“More often than not, it’s a question of visibility than any amount of snow. Or a combination of poor visibility and ice and poor conditions,” Kingham said of what it takes to close a highway.
The storm could affect travel along I-80 and I-25 in Wyoming, I-70 in Colorado and I-90 in northeast Wyoming and western South Dakota.
Slick conditions and poor visibility factored into two recent pileups on I-80.
On April 20, a fiery chain-reaction wreck 18 miles west of Laramie on I-80 involved more than 60 vehicles and killed two people. The wrecks happened in dense fog and light slush and shut down I-80 for 100 miles in both directions.
The pileup happened four days after one involving about 60 cars and trucks on I-80 about 15 miles west of Cheyenne. Three people were hospitalized from those wrecks in blowing snow.
Forecasters this time predicted a classic upslope storm in which moisture funneled westward from the Great Plains would fall first as rain, then snow, on east-facing slopes.
Some rain will turn to snow at high elevations overnight Friday but most areas will see rain changing to snow Saturday afternoon and evening, said Richard Emanuel, a Weather Service forecaster in Cheyenne.
“Conditions will probably be pretty nasty out there tomorrow night into early Sunday,” Emanuel said Friday.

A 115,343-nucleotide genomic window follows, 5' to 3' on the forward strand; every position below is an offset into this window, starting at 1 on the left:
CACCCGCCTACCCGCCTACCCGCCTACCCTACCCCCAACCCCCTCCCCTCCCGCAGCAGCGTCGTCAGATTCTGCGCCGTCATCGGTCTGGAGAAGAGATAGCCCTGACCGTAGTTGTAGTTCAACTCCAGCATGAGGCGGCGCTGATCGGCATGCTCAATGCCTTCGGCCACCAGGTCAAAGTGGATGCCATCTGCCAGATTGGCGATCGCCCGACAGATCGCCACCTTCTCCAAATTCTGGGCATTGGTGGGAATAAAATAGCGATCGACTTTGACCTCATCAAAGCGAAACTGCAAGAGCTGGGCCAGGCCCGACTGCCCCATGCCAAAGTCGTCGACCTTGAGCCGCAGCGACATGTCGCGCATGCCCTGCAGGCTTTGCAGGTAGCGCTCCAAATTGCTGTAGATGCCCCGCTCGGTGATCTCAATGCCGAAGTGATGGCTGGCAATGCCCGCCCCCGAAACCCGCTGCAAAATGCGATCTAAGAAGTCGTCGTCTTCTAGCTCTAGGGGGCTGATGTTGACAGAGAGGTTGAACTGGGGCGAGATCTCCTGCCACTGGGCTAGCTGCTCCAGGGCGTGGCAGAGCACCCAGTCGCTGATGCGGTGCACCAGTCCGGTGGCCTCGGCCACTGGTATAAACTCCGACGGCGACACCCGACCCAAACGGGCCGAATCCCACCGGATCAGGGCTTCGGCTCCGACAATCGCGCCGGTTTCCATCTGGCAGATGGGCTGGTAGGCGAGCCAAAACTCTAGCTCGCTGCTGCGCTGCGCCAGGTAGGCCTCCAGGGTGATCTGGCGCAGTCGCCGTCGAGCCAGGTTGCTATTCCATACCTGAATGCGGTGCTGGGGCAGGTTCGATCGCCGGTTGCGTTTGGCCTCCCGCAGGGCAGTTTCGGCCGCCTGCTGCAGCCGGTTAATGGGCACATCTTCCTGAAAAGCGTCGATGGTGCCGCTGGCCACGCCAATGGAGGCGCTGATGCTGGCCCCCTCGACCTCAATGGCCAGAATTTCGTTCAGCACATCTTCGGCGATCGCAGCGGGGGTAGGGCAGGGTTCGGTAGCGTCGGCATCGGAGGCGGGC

The storm could drop more than 1 inch of liquid precipitation to some areas, he said.
Courtesy of trib.com

53,000 turkeys to be killed due to avian flu in South Dakota, USA

Bird Flu

53,000 turkeys to be killed due to avian flu in South Dakota, USA

Courtesy of islandpacket.com

Plane Crashes Into Wind Farm Covered in Fog, Killing Four, South Dakota, USA

Plane Crash Alert

A single-engine plane crashed into a South Dakota wind farm after flying through fog and low-hanging clouds on Monday, killing all four passengers on board. 
National Transportation Safety Board authorities found the wreckage at the South Dakota Wind Energy Center, where 27 turbines tower 213 feet tall, not counting the blades. One of the turbines was damaged, but the heavy fog has kept investigators from inspecting the scene, according to Syracuse
This is not the first time a plane has crashed into a wind farm–in 2008 near southeast Minnesota, poor weather caused the pilot of a 1948 Cessna 140 to lose control while trying to fly around wind turbines. 
Funeral homes confirmed the deaths of the 30-year-old pilot, Donald J. “D.J.” Fischer, and of cattlemen Logan Rau and Brent Beitelspacher. Another funeral home declined to provide information on the fourth victim.
The fatal crash deeply affected the ranching community and Gettysburg, South Dakota. 

Snowfall Record Has Been Broken In Sioux Falls, South Dakota, USA

Assuming that the Sioux Falls Airport records 4 inches or more of snowfall before midnight (and we are already around 2.6″ as of 4:00 PM), this will mark a new record for the fewest number of days between the last 4+” snowfall in the Spring and the first 4+” snowfall in the Fall. This year will only be 197 days, which would break the old record of 203 days set in 1970, and would be a full 100 days shorter than the average of 297 days for the period of record since 1893.